Companies invest heavily to obtain trademarks that are to be used with their products or services. The investment of time and money into a comprehensive branding strategy to build goodwill may take a significant hit if the respective trademarks are not properly used and noted. Unfortunately, this behavior of misuse may only be discovered when the time comes to file appropriate documents with the trademark office at the five-year use declaration date, upon the ten-year renewal anniversary or worse, if your mark is challenged post-registration. This article serves to suggest best practices regarding a company’s use of its trademarks, how to make sure others are using the marks properly and creation of proper specimens to evidence your company’s appropriate ongoing use of marks.
Congratulations! Your company just received the Registration Certificate for your new trademark. Now what do you do? A best practice would be to create an instructional guideline on its proper use and share this with marketing, sales and communications departments. Here are some of the points that should be discussed:
1) Always use the trademark as an adjective, e.g., KODAK film, KLEENEX tissues
2) Never use the trademark as a noun, e.g., “Tic tacs” in place of TIC TAC candies
3) Never use the trade mark as a verb, e.g., Googling” a name rather than performing a GOOGLE website search
4) Never change the trademark to plural form, e.g., “Fig Newtons” instead of FIG NEWTON cookies
5) Never use the trademark in possessive form, e.g., “Wrangler’s” jeans instead of WRANGLER jeans
Additional tips to include in the “use” guideline are:
1) Always distinguish the trademark from the surrounding text. Techniques for distinguishing the mark include use of the ® or ™ super script symbols; use all capital letters for the mark; use a bold, italic or underlined font or place the mark between double quotation mark.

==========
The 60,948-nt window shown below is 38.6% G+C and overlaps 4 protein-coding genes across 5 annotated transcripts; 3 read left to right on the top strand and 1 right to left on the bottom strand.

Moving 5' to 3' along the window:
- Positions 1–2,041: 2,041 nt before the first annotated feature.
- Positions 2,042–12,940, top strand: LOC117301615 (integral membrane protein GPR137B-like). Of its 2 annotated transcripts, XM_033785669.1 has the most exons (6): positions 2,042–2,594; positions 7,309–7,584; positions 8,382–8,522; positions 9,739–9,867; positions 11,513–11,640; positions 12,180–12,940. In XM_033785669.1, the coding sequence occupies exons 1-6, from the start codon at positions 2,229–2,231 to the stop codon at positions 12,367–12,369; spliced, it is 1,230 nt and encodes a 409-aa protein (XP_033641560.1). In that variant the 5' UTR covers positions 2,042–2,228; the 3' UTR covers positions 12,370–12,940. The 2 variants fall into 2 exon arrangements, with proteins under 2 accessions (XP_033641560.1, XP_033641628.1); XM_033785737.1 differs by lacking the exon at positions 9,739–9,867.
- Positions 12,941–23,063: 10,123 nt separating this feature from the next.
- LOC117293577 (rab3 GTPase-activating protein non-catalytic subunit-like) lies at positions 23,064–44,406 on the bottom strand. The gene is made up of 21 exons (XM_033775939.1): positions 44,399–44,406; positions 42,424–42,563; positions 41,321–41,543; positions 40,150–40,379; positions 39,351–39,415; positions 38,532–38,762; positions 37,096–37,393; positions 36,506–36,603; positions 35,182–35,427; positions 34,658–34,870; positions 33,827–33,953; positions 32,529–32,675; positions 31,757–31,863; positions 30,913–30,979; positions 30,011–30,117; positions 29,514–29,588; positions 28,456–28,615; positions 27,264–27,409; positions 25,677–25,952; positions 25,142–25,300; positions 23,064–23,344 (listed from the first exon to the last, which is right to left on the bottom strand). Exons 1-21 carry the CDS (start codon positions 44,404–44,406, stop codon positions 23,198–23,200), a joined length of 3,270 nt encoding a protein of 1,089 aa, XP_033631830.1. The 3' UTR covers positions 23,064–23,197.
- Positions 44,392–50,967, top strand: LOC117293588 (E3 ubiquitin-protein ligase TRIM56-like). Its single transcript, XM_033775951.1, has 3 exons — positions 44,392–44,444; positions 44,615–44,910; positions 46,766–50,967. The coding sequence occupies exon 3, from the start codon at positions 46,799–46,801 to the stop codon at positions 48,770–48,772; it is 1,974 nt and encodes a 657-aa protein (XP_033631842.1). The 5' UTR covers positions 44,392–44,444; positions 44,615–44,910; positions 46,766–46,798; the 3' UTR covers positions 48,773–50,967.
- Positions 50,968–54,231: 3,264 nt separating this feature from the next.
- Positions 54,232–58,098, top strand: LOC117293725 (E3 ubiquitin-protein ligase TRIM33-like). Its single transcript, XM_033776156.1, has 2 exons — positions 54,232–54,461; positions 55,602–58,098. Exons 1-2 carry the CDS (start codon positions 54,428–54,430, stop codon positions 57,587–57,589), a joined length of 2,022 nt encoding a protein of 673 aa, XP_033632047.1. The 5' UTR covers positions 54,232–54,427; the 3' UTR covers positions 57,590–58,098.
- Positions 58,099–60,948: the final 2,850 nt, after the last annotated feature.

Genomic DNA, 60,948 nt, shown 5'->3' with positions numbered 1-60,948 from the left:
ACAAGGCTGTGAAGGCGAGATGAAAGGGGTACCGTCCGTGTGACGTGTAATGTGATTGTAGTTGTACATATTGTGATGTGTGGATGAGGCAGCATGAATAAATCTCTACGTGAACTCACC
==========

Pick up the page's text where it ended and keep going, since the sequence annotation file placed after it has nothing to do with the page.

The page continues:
2) Use the mark consistently. For example, always include with a space or without a space, establish consistent use of hyphens. An example of this is COCA-COLA beverages, not COCACOLA beverages.
The guideline should provide directions on proper trademark marking. Marking is the acceptable or legally allowed designation to identify a word, logo, slogan or design as a trademark. How is this accomplished? If the mark has been registered with the U.S. Trademark Office, the ® symbol should be placed to the upper right of the word or design. Please remember, the ® symbol can only be used after a Federal Registration Certificate has been issued. Alternative markings for registered marks may include using the words “Registered, U.S. Patent and Trademark Office” or the abbreviated “Reg. U.S. Pat. and Tm Off” next to the mark or noted as a footnote. If the trademark has not gained registration, one should use either the super script ™ (for use with trademarks associated with goods offered for sale by a certain source) or SM (for use with service marks that are associated with services being offered for sale by a certain source). These two designations should be used when a company begins to use the trademark or service mark in commerce, but before it is registered. It is good practice to use these notations immediately, as this provides notice to the public that the owner is using these marks as a trademark and intends to claim trademark rights to the respective word, symbol or logo. It is very important in the U.S. to utilize the ® symbol when permitted, because this will be deemed as providing proper notice to third parties of the existence of your registered trademark. Failure to provide this notice may limit one’s ability to collect any money damages or recover legal costs, if a lawsuit for infringement has been commenced.
Additional reasons exist for marking a company’s trademark. These include: 1) Identifying the mark as being registered; 2) directing the consumer to the identity of the owner and reinforcing the consumer’s associate of the mark with the supplier/owner of the goods or services; 3) distinguishing the trademark from adjacent text or graphics; and 4) distinguishing the trademark from other marks, if used together on packaging, products or collateral marketing/sales materials.